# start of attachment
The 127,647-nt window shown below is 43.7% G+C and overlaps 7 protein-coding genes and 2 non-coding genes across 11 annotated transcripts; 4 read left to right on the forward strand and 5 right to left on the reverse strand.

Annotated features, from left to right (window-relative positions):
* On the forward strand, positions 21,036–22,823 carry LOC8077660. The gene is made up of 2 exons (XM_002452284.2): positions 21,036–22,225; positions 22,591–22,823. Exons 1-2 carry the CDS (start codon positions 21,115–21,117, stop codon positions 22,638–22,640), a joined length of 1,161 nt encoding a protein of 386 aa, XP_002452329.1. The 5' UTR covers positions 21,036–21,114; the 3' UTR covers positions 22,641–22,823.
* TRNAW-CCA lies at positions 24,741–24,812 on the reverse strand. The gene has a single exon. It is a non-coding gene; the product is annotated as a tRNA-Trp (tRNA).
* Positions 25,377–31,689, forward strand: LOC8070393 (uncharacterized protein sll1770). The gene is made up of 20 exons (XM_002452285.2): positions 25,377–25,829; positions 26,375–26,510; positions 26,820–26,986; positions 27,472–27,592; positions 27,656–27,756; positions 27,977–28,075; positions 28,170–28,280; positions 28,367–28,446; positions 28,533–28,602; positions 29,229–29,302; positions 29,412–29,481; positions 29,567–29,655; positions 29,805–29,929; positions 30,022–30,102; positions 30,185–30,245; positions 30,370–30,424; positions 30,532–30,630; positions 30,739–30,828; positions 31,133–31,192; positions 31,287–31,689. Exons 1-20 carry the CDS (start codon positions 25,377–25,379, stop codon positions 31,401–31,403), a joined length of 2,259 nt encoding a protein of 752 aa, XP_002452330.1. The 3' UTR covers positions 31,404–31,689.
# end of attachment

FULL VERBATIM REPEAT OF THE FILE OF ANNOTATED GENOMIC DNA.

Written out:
The 127,647-nt window shown below is 43.7% G+C and overlaps 7 protein-coding genes and 2 non-coding genes across 11 annotated transcripts; 4 read left to right on the forward strand and 5 right to left on the reverse strand.

Annotated features, from left to right (window-relative positions):
* On the forward strand, positions 21,036–22,823 carry LOC8077660. The gene is made up of 2 exons (XM_002452284.2): positions 21,036–22,225; positions 22,591–22,823. Exons 1-2 carry the CDS (start codon positions 21,115–21,117, stop codon positions 22,638–22,640), a joined length of 1,161 nt encoding a protein of 386 aa, XP_002452329.1. The 5' UTR covers positions 21,036–21,114; the 3' UTR covers positions 22,641–22,823.
* TRNAW-CCA lies at positions 24,741–24,812 on the reverse strand. The gene has a single exon. It is a non-coding gene; the product is annotated as a tRNA-Trp (tRNA).
* Positions 25,377–31,689, forward strand: LOC8070393 (uncharacterized protein sll1770). The gene is made up of 20 exons (XM_002452285.2): positions 25,377–25,829; positions 26,375–26,510; positions 26,820–26,986; positions 27,472–27,592; positions 27,656–27,756; positions 27,977–28,075; positions 28,170–28,280; positions 28,367–28,446; positions 28,533–28,602; positions 29,229–29,302; positions 29,412–29,481; positions 29,567–29,655; positions 29,805–29,929; positions 30,022–30,102; positions 30,185–30,245; positions 30,370–30,424; positions 30,532–30,630; positions 30,739–30,828; positions 31,133–31,192; positions 31,287–31,689. Exons 1-20 carry the CDS (start codon positions 25,377–25,379, stop codon positions 31,401–31,403), a joined length of 2,259 nt encoding a protein of 752 aa, XP_002452330.1. The 3' UTR covers positions 31,404–31,689.